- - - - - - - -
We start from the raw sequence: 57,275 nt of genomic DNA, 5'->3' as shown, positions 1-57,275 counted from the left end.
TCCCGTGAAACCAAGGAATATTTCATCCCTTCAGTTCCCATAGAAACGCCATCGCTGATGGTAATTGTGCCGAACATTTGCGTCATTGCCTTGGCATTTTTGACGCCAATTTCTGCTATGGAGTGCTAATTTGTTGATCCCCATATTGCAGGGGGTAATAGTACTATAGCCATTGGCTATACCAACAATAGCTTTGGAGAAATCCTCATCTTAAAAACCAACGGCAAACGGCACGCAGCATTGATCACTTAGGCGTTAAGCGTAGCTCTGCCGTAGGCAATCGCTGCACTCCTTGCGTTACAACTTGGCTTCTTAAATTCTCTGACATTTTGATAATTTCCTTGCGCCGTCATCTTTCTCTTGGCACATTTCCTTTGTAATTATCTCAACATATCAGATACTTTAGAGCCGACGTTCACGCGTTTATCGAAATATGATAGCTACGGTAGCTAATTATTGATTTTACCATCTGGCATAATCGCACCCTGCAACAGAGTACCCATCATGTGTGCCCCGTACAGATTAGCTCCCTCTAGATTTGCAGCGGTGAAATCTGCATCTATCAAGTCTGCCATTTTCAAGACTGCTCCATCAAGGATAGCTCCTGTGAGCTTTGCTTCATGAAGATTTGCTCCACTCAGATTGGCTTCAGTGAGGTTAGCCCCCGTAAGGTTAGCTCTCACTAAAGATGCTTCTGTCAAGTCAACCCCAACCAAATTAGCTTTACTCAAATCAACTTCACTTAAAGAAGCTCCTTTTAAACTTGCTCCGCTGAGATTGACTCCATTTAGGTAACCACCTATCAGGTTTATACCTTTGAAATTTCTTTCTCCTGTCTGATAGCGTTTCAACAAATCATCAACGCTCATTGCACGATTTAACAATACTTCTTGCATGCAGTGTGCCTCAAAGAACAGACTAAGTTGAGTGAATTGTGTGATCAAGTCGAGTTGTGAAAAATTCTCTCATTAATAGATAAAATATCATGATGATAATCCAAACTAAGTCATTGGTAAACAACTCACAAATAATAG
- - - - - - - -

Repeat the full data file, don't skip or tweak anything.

We start from the raw sequence: 57,275 nt of genomic DNA, 5'->3' as shown, positions 1-57,275 counted from the left end.
TCCCGTGAAACCAAGGAATATTTCATCCCTTCAGTTCCCATAGAAACGCCATCGCTGATGGTAATTGTGCCGAACATTTGCGTCATTGCCTTGGCATTTTTGACGCCAATTTCTGCTATGGAGTGCTAATTTGTTGATCCCCATATTGCAGGGGGTAATAGTACTATAGCCATTGGCTATACCAACAATAGCTTTGGAGAAATCCTCATCTTAAAAACCAACGGCAAACGGCACGCAGCATTGATCACTTAGGCGTTAAGCGTAGCTCTGCCGTAGGCAATCGCTGCACTCCTTGCGTTACAACTTGGCTTCTTAAATTCTCTGACATTTTGATAATTTCCTTGCGCCGTCATCTTTCTCTTGGCACATTTCCTTTGTAATTATCTCAACATATCAGATACTTTAGAGCCGACGTTCACGCGTTTATCGAAATATGATAGCTACGGTAGCTAATTATTGATTTTACCATCTGGCATAATCGCACCCTGCAACAGAGTACCCATCATGTGTGCCCCGTACAGATTAGCTCCCTCTAGATTTGCAGCGGTGAAATCTGCATCTATCAAGTCTGCCATTTTCAAGACTGCTCCATCAAGGATAGCTCCTGTGAGCTTTGCTTCATGAAGATTTGCTCCACTCAGATTGGCTTCAGTGAGGTTAGCCCCCGTAAGGTTAGCTCTCACTAAAGATGCTTCTGTCAAGTCAACCCCAACCAAATTAGCTTTACTCAAATCAACTTCACTTAAAGAAGCTCCTTTTAAACTTGCTCCGCTGAGATTGACTCCATTTAGGTAACCACCTATCAGGTTTATACCTTTGAAATTTCTTTCTCCTGTCTGATAGCGTTTCAACAAATCATCAACGCTCATTGCACGATTTAACAATACTTCTTGCATGCAGTGTGCCTCAAAGAACAGACTAAGTTGAGTGAATTGTGTGATCAAGTCGAGTTGTGAAAAATTCTCTCATTAATAGATAAAATATCATGATGATAATCCAAACTAAGTCATTGGTAAACAACTCACAAATAATAG